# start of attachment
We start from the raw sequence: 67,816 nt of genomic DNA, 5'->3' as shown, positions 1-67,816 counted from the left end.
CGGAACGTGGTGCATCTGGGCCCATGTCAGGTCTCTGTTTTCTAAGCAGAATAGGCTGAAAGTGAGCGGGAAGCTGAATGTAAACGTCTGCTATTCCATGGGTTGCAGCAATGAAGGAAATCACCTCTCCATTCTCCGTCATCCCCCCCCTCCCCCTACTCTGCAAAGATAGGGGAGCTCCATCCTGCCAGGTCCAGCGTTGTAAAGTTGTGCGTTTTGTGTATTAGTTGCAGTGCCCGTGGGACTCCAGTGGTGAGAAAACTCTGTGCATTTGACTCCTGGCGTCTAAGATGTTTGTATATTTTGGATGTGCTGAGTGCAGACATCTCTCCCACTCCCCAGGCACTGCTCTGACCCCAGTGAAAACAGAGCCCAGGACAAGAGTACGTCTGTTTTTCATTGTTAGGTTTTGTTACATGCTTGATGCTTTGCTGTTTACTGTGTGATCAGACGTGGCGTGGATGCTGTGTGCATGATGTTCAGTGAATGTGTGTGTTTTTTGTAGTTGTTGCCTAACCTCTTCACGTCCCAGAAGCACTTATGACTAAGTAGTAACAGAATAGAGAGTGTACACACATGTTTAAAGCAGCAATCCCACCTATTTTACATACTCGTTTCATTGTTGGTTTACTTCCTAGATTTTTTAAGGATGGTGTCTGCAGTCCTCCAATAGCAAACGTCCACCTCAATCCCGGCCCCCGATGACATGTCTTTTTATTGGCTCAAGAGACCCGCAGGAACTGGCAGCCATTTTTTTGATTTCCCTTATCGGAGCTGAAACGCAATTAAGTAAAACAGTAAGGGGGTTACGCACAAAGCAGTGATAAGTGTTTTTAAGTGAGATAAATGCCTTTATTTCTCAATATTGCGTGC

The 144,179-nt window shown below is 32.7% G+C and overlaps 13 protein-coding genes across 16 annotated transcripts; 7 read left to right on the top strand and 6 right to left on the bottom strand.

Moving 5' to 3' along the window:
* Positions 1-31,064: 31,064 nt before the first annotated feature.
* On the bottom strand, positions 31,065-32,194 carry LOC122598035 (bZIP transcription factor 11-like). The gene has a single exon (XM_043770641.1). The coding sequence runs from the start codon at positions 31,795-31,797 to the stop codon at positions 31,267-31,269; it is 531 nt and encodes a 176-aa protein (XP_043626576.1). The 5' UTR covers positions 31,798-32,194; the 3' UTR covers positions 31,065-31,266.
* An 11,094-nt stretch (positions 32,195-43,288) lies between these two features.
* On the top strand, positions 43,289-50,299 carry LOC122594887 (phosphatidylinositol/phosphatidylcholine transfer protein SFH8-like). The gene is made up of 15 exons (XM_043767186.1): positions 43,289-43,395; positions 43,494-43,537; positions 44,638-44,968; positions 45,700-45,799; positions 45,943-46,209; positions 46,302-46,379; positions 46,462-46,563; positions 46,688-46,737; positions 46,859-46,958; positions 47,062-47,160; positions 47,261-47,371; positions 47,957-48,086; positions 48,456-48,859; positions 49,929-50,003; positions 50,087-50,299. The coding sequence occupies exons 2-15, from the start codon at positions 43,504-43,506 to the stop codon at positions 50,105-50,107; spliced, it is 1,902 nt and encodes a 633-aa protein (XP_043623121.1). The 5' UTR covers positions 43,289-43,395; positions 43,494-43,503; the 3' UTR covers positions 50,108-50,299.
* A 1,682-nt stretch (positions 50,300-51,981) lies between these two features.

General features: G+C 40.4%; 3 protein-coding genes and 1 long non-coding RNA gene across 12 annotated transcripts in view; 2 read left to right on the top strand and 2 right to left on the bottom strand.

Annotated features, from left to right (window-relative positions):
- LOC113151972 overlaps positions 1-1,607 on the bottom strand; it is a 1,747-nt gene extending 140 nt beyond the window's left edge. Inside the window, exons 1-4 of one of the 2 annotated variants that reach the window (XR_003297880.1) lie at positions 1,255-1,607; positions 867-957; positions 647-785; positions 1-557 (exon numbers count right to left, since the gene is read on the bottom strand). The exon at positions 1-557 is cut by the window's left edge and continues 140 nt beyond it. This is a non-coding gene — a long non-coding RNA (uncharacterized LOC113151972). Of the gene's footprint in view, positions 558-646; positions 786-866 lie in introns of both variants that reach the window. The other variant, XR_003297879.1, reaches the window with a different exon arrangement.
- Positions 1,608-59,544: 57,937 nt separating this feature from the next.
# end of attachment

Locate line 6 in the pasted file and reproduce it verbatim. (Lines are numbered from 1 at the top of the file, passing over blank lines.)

* On the bottom strand, positions 31,065-32,194 carry LOC122598035 (bZIP transcription factor 11-like). The gene has a single exon (XM_043770641.1). The coding sequence runs from the start codon at positions 31,795-31,797 to the stop codon at positions 31,267-31,269; it is 531 nt and encodes a 176-aa protein (XP_043626576.1). The 5' UTR covers positions 31,798-32,194; the 3' UTR covers positions 31,065-31,266.